Older workers need to understand that this is the time to ratchet up their game. They need to be seen as vital by going after new clients, taking on new projects and just being seen as a dynamic voice in the future of a company.

And, most important, make sure you look the part of a vital employee. For example, are you still wearing the tie you got from your kids in 1990? Does your hairstyle involve a comb-over, anything with AquaNet or is hard enough to crack an egg on? Do you complain openly of your aches and pains and have no idea who Kanye West is?

If so, it’s time for some updating. Consider:

Visiting a personal stylist. Of course, you’d look ridiculous with a tongue piercing, blue spiked hair and biker boots. But you also need to have someone qualified analyzing your appearance from year to year. Visit a department store cosmetics counter (preferably with younger employees), a hair salon that caters to younger professionals and look into getting some new duds, even if it's just one or two more updated pieces. Also, nothing makes you look worse than clothes that are too tight, too loose or too worn, so get them altered or get rid of them if needed.

• Keeping up on current events. Not just what's happening on Wall Street and in politics. Pick up a copy of Rolling Stone magazine. Check into some of the television shows and movies being talked about by younger staff members. Look at some of the popular videos on YouTube and even visit Facebook so you understand the concept of how it works.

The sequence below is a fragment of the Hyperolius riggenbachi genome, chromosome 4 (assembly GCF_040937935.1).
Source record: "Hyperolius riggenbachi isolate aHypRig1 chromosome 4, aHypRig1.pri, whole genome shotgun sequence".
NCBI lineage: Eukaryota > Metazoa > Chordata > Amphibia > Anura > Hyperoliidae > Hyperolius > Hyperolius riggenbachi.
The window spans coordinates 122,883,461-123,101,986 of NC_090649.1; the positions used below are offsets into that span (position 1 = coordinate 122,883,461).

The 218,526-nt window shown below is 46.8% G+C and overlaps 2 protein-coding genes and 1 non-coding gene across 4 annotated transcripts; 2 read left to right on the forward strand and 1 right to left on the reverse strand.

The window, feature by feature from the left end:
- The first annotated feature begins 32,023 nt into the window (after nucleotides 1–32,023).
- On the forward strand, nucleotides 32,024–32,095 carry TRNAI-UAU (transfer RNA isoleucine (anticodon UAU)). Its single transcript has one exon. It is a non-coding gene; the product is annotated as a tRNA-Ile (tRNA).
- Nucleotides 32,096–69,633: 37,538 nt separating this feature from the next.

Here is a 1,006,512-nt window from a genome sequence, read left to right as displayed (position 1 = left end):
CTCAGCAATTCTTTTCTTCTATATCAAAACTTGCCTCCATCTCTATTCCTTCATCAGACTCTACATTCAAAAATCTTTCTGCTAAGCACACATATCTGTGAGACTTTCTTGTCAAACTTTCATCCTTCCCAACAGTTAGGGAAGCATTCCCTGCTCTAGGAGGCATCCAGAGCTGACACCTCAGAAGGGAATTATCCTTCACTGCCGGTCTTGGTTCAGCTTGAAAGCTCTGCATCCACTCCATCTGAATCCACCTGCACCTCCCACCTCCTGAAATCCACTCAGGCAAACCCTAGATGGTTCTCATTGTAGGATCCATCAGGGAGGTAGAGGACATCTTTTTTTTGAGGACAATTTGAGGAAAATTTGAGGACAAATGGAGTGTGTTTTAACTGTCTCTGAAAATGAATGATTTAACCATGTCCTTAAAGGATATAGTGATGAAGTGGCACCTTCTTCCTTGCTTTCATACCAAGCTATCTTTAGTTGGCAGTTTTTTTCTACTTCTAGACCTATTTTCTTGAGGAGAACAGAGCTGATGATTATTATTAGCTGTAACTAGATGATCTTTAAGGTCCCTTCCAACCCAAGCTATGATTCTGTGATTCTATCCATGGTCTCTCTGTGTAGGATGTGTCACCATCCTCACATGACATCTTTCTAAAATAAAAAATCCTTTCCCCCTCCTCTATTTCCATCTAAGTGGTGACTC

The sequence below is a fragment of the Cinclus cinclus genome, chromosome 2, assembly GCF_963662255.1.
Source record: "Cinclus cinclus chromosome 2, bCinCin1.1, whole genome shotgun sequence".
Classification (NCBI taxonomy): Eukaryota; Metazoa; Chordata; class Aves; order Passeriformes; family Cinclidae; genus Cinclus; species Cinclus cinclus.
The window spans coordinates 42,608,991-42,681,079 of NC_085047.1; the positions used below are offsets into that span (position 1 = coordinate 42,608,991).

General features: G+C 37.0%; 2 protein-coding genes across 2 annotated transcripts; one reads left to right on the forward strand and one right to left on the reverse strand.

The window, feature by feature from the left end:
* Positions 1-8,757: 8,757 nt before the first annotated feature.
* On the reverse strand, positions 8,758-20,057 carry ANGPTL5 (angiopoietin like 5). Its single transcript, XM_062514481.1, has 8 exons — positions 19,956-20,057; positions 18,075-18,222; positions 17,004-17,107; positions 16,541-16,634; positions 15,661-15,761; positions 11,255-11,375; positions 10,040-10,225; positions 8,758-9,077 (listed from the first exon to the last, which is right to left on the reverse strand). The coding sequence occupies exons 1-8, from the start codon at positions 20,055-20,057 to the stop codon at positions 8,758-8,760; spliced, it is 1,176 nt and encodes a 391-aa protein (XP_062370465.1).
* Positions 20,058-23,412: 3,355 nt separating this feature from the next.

• Saying “When I was your age…” Never, never, begin a sentence this way. You might as well ask for a box of Depends and some denture cleaner. Try not to recall your glory days, but rather offer opinions based on experiences in your career that are timeless and universal.

• Offering contacts. There’s nothing quite as valuable to co-workers and company brass than the relationships you have formed over the years with vendors, customers, competitors, etc. There is be a certain level of trust among those with long relationships that can be highly valued in a competitive environment.

• Keeping the edge. Don’t rest on former glories. Always appear enthusiastic in offering new ideas or accepting new challenges. Don’t have a “been there, done that” attitude that says you’re bored, but you’ll do it because you get paid to. Use new technologies to implement your strategies. If you don't understand how to use some of the latest hi tech stuff, learn. Take a class or enlist the help of a younger worker in exchange for some mentoring from you in other areas.

• Making sure your game is sharp. Keep track of your daily accomplishments, goals met and problems handled. This will be a valuable record when it comes time for performance evaluation — or a discussion of your future with a company. Keep documentation of all projects you worked on, kudos from co-workers or bosses, and even favorable notes from customers.